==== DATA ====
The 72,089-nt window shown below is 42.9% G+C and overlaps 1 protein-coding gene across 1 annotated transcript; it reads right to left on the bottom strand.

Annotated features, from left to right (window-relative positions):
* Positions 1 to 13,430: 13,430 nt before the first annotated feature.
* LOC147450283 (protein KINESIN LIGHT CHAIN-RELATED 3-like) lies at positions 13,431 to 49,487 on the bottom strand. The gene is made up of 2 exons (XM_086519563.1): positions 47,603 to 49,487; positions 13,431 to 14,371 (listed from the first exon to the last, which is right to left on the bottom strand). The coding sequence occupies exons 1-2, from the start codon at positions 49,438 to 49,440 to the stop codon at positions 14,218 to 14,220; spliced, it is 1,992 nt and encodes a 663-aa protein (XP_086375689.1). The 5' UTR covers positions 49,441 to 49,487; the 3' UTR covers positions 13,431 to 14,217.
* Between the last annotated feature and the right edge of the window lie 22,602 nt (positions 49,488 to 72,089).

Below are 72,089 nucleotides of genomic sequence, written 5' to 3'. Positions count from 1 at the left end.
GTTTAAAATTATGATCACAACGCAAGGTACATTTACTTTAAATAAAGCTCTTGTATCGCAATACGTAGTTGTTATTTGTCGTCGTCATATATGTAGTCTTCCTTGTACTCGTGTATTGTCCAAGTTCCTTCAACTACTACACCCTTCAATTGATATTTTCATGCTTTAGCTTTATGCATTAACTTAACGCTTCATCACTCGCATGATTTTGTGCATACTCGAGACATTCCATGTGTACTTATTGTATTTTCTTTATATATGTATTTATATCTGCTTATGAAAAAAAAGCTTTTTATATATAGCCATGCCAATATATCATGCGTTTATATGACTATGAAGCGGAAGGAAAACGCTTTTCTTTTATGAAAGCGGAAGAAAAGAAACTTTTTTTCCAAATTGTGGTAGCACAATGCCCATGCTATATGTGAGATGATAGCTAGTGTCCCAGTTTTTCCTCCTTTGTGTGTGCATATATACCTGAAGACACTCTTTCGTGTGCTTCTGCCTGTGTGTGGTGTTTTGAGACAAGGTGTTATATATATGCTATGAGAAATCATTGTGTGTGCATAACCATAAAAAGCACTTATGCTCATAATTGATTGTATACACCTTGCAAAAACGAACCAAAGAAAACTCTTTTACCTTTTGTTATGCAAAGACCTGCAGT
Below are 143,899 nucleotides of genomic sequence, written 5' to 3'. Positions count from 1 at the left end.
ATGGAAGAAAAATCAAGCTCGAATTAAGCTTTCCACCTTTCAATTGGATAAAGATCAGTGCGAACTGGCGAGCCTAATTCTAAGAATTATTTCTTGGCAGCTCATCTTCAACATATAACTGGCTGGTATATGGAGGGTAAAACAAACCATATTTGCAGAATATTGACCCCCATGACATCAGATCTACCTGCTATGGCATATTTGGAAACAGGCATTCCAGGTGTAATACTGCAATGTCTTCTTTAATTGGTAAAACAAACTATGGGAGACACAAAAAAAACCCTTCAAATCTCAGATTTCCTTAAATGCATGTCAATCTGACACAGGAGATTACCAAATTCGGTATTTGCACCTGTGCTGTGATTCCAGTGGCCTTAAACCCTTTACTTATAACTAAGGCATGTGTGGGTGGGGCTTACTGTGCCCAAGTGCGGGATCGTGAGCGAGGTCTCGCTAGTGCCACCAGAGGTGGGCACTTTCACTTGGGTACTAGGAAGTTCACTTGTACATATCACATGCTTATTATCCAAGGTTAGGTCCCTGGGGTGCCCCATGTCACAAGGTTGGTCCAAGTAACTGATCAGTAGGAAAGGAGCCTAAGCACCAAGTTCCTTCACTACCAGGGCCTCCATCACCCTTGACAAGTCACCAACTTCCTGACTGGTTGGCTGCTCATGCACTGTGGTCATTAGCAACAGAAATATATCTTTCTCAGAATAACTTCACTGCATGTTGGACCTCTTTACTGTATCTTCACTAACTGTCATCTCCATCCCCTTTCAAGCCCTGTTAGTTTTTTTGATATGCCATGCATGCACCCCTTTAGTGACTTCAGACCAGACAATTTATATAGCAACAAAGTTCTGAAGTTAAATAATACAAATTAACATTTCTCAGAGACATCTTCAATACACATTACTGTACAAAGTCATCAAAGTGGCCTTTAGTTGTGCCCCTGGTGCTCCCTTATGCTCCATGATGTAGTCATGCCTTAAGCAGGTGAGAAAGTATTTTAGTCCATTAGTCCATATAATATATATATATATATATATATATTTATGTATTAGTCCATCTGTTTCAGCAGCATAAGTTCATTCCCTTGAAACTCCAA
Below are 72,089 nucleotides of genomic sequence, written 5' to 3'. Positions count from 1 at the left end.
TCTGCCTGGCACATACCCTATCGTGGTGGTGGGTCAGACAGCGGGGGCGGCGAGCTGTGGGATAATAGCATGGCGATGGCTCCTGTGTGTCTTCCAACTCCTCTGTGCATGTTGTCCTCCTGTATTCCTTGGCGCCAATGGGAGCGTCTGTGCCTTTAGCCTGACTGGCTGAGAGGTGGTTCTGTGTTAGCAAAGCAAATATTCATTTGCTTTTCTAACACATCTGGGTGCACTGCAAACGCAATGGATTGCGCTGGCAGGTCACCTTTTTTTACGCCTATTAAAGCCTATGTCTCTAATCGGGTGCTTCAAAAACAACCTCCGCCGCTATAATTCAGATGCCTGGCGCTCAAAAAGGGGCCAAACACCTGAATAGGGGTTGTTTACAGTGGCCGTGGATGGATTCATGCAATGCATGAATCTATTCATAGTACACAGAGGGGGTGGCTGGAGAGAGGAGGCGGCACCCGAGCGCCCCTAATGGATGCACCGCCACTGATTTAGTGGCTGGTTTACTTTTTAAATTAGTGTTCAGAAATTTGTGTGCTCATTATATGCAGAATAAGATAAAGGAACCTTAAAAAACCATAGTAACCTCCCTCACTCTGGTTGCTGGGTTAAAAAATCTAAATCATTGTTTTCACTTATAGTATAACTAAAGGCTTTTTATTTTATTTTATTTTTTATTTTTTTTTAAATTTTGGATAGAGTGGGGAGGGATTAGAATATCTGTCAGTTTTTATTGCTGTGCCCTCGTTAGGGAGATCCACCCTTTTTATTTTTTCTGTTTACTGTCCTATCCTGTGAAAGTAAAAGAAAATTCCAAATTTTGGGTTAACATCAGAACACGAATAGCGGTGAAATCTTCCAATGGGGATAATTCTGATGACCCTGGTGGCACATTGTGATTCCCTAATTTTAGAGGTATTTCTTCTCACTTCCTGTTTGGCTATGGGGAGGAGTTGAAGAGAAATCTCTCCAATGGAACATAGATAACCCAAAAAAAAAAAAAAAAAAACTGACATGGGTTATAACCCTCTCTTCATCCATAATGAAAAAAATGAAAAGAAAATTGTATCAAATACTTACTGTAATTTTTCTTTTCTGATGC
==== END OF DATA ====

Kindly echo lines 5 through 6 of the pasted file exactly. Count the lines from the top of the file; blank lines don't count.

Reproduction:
* Between the last annotated feature and the right edge of the window lie 22,602 nt (positions 49,488 to 72,089).

Below are 72,089 nucleotides of genomic sequence, written 5' to 3'. Positions count from 1 at the left end.